Posted by: skokiecentralchurch | April 13, 2008

2008.04.13 “Welcome, Old Friend”

Central United Methodist Church

The 4th Sunday of Easter

“Welcome, Old Friend”

Psalm 23

April 27th, 2008

 

How pleasant to come to church on a spring Sunday to be greeted by an old friend, Psalm 23.  Some Sundays can be a jarring experience, when we settle into our pews to be hit over the head by an unfamiliar idea, poked in the ribs by a pushy preacher peddling an even pushier Biblical text.

But not today. The Fourth Sunday after Easter is Good Shepherd Sunday, when the Biblical texts have to do with familiar Biblical imagery:  sheep and shepherds.   The Psalm is — what else? — Psalm 23:  “The Lord is my Shepherd . . .”  

For many of us, Psalm 23 may not only be our favorite Psalm, it may be our most familiar Psalm.  When I was a kid, my uncle had a black Royal typewriter (for those of you who not only remember what typewriters are, but “early” typewriters.)  I got him to let me use it, by typing (guess what?), yep, Psalm 23: “The Lord is my shepherd.  Ever since, the familiar tones of Psalm 23, in King James English, have been part of my spiritual essentials.

And yet, no matter how long we have known it, no matter how many times we quote it, it speaks to us anew.

The reason for this, I think, is that due to the storms and seasons of life, throughout life we have a constantly changing needs. There are times where we feel like sitting by the side of a gentle stream, comforting and soothing. There are other times where we feel like we’re in a boat being carried down stream, taken where we may not want to go, faster than we want to get there. There are times in life when we are in need of navigational aids, a paddle, maybe an anchor in a storm. There are other times when we feel like we are going “down river” not only without a paddle, but without a boat, and at those times we may feel like we are sinking, going under for the last time.

What makes Psalm 23 so beloved, is that it speaks to us in all of those situations.

In a mere fifty-seven words of Hebrew and about twice that number in English, the author of the Twenty-third Psalm gives us an entire theology, more than we can find in many books.

Judging by the references, the author of Psalm Twenty-three has enemies. He has known failure. He has lost people he loved. In the process, he has learned that life is not easy. But, with God’s help, as he met the challenges of life, he has grown to be a better person, a wiser, stronger person than he would have been had life not challenged him to grow. As a result of his experience, through Psalm 23 he teaches us to look at the world as he has come to see it, as God would have us see it.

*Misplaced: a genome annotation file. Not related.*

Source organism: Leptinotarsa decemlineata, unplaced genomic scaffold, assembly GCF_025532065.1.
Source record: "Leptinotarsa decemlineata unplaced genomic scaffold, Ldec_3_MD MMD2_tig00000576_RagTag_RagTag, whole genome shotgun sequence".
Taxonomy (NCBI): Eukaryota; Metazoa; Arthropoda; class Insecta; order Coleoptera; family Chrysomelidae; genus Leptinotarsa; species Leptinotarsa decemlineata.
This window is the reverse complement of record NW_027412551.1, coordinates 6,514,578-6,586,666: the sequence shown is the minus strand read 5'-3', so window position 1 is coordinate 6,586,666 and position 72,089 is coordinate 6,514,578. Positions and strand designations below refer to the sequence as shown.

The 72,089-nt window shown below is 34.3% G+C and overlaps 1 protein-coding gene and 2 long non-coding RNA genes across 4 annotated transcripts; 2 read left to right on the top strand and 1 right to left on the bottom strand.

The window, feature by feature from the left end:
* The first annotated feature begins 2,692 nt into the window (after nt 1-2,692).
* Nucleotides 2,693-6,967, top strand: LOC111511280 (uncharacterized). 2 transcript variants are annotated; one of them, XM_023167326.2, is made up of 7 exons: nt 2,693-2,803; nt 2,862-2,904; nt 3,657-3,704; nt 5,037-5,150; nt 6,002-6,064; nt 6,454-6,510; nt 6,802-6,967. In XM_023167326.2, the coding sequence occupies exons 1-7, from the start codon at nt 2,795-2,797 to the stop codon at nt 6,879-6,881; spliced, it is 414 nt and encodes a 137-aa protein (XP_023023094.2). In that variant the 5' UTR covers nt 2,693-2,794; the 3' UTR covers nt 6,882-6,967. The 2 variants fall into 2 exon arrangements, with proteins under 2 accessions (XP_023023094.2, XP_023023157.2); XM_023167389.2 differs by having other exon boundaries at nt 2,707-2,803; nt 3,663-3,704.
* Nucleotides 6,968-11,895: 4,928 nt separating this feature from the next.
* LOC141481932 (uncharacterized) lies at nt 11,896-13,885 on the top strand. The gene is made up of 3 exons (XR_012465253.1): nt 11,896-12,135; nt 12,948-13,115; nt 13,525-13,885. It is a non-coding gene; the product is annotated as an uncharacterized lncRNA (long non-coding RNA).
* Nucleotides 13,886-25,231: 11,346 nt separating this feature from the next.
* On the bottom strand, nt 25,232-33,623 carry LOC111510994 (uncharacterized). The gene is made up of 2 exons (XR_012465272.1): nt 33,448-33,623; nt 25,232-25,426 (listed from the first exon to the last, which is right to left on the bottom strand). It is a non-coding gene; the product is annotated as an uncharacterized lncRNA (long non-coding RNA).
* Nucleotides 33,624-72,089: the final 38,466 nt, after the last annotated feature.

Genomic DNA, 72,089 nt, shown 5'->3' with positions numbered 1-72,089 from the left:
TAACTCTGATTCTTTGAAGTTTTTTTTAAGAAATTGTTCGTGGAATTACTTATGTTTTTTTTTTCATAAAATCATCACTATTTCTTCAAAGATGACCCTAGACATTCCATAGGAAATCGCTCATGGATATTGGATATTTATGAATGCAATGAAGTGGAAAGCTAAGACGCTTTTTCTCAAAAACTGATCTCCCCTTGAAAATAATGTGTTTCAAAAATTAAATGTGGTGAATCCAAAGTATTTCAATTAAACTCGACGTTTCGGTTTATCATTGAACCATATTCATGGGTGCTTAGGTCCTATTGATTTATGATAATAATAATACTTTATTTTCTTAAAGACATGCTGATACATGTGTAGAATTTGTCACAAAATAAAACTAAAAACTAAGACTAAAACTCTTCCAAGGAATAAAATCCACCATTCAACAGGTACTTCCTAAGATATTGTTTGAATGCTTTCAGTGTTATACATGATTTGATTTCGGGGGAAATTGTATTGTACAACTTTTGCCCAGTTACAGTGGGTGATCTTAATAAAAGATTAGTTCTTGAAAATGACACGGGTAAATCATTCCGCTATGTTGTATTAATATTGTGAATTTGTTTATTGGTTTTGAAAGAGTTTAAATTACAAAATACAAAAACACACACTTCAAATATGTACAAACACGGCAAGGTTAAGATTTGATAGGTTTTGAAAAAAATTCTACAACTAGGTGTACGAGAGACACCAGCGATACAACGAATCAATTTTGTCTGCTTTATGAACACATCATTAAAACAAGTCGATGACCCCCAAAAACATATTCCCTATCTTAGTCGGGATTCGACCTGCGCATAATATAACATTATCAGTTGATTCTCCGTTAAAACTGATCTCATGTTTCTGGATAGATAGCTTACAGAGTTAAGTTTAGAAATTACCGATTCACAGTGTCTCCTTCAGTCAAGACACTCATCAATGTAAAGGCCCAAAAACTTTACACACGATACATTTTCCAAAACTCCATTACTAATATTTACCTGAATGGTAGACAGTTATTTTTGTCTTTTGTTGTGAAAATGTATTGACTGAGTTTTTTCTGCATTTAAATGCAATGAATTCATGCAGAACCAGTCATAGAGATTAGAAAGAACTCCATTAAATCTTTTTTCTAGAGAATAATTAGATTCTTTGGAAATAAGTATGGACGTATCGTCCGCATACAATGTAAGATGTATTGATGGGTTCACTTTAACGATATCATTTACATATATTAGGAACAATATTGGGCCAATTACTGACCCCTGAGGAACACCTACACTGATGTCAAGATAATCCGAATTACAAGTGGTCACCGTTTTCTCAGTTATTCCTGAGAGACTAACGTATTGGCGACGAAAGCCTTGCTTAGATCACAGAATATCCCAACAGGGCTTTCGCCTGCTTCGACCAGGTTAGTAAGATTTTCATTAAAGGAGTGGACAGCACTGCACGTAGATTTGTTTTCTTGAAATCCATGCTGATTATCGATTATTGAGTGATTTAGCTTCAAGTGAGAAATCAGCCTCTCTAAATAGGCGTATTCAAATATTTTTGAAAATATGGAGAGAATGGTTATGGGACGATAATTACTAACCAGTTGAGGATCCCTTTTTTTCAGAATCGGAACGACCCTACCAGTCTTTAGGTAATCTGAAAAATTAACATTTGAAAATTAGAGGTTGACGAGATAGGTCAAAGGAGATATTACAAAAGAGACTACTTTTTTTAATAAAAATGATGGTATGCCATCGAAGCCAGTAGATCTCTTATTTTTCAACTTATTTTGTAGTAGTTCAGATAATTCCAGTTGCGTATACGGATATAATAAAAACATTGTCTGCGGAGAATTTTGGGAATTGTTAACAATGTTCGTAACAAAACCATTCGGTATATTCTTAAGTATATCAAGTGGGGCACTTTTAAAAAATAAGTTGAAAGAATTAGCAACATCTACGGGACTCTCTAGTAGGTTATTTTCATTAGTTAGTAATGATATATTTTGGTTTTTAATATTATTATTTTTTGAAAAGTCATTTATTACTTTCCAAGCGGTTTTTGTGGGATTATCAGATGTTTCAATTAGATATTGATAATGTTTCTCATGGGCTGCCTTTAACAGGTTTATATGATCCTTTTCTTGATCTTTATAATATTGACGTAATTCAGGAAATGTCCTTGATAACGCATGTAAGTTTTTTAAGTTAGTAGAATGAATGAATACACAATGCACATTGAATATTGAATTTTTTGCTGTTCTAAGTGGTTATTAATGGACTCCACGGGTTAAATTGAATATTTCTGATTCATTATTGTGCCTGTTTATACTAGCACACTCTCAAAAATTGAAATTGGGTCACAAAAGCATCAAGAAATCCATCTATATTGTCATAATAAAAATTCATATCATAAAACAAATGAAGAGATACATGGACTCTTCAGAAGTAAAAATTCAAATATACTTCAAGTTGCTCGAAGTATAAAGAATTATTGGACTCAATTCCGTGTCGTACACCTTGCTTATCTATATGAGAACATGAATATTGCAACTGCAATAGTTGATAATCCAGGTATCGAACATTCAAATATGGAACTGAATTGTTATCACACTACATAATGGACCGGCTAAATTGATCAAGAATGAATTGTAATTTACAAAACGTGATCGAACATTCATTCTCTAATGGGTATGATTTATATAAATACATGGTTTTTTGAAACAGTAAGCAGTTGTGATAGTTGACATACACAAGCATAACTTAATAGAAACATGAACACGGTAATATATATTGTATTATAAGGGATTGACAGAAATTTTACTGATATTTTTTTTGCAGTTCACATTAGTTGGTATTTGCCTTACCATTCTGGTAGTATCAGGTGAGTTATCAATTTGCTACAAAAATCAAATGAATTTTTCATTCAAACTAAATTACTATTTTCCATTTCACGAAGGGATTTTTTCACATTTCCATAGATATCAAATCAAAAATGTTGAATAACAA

–          If we are obsessed with what we lack,

it teaches us gratitude for what we have.

–          If the world threatens to wear us down,

the psalm guides us to replenish our souls.

–          If we are anxious,

the psalm gives us courage to overcome our fears.

–          If we are grieving, it offers comfort

to find our way through the valley of the shadow.

–          If our lives are embittered by unpleasant people,

it teaches us how to deal with them.

–          And most of all, if we feel alone and adrift in a friendless world, it offers us the best reassurance of all, that “Thou art with me.”

So whether we are a frightened soldier in combat or a frail resident in a nursing home, whether we are rejoicing in the cup which overflows or walking through the valley of the shadow, Psalm 23 speaks to us.

Four years ago, for example, Rabbi Harold Kushner, best known for his book WHEN BAD THINGS HAPPEN TO GOOD PEOPLE, wrote a book about the 23rd Psalm, The Lord Is My Shepherd: Healing Wisdom From The Twenty-Third Psalm.

Rabbi Kushner believes the twenty-third Psalm answers the question, “How do you live in a dangerous and unpredictable world?”  Because the 23rd Psalm knows what we know:  that in life, much of the time, we cannot control what happens to us, as much as we might wish that we could.  Often we are led down roads we can’t seen the end of, in fact, not even around the next bend in the road.